Employment, Social Affairs & Inclusion

News 07/03/2016

Women and unpaid work: recognise, reduce, redistribute!

8 March is the International Women's Day. This year's theme is gender equality that is indispensable for achieving many of the UN Sustainable Development Goals. It is also crucial for achieving the EU's Europe2020 targets of raising employment and reducing poverty.

So this is a good moment to look at how EU Member States are performing with regard to one key aspect of gender equality, namely equal participation in the labour market and how this is affected by unpaid work.

Gender equality is one of the fundamental values of the EU and there is a strong emphasis on gender equality in the labour market. The Strategic Engagement for Gender Equality 2016-2019 recalls this by underlining the importance of

  • increasing female labour market participation and equal economic independence, and
  • reducing gender pay, earnings and pension gaps and fighting poverty among women.

In the last ten years, female employment rate (women aged 20-64 years old) in the EU28 has risen from 60% to 64%, but the gender gap in employment is still 11.5 percentage points. The largest gap, more than 28 percentage points, can be found in Malta that has however made remarkable progress in women's participation in the labour market, from an employment rate of 34.8% in 2005 to 52.0% in 2014. The gap is compounded by the higher prevalence of part-time work among women in all countries.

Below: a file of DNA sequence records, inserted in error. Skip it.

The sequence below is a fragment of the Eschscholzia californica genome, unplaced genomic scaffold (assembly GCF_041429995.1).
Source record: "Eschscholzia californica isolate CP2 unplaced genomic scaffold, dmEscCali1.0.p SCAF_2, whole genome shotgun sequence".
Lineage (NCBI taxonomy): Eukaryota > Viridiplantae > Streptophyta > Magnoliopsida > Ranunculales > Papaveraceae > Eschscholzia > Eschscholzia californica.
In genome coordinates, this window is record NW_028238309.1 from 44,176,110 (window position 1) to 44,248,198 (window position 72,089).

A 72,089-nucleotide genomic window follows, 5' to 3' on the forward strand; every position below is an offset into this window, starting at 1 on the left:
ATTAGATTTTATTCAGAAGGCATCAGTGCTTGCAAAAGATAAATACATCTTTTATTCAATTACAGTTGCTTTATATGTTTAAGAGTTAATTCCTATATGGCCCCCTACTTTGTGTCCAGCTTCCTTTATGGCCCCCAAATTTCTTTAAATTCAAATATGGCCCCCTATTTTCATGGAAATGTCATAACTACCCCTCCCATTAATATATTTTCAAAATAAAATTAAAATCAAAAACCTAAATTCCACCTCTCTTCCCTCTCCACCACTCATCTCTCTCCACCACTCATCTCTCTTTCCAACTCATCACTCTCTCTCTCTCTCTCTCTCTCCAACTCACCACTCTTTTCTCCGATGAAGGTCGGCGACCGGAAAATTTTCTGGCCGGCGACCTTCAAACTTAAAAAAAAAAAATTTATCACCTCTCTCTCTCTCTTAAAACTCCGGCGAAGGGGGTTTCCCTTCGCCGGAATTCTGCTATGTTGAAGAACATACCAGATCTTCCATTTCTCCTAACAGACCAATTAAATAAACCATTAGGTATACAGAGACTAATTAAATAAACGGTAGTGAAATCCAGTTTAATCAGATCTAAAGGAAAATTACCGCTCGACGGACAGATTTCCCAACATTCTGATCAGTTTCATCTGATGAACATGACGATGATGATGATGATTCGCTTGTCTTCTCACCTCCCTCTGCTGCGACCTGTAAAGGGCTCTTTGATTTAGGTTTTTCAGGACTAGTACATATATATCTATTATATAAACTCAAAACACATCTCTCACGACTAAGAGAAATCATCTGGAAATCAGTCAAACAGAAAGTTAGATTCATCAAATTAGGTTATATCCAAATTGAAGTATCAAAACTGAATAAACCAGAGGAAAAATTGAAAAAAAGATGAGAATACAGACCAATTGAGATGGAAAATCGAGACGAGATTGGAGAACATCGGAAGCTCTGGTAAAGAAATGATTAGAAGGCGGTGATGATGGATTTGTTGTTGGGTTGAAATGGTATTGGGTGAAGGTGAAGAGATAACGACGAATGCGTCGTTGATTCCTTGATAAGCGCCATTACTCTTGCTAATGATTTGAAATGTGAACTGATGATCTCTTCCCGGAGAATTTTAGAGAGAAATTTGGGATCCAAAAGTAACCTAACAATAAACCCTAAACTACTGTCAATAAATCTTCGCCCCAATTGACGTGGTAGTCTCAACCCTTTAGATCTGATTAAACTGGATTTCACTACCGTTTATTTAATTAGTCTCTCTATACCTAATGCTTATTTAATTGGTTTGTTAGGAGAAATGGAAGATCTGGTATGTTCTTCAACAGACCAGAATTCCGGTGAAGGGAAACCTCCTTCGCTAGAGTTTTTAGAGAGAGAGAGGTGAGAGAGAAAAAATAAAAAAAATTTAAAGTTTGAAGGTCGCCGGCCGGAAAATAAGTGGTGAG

Only Sweden has achieved the EU2020 employment target of 75% for both men and women, while Germany and the other two Nordic countries are close to the target. In contrast, in Greece and Italy, female employment rates are the lowest in the EU, 44.3% and 50.3% respectively.

Double burden of women: recognise the problem

The female employment rate is only one indicator to look at. Whether we consider wages, managerial positions, representation in company boards, or hours worked, women always fare less well than men in the labour market. There is, however, one type of work where women clearly out-perform men: unpaid work.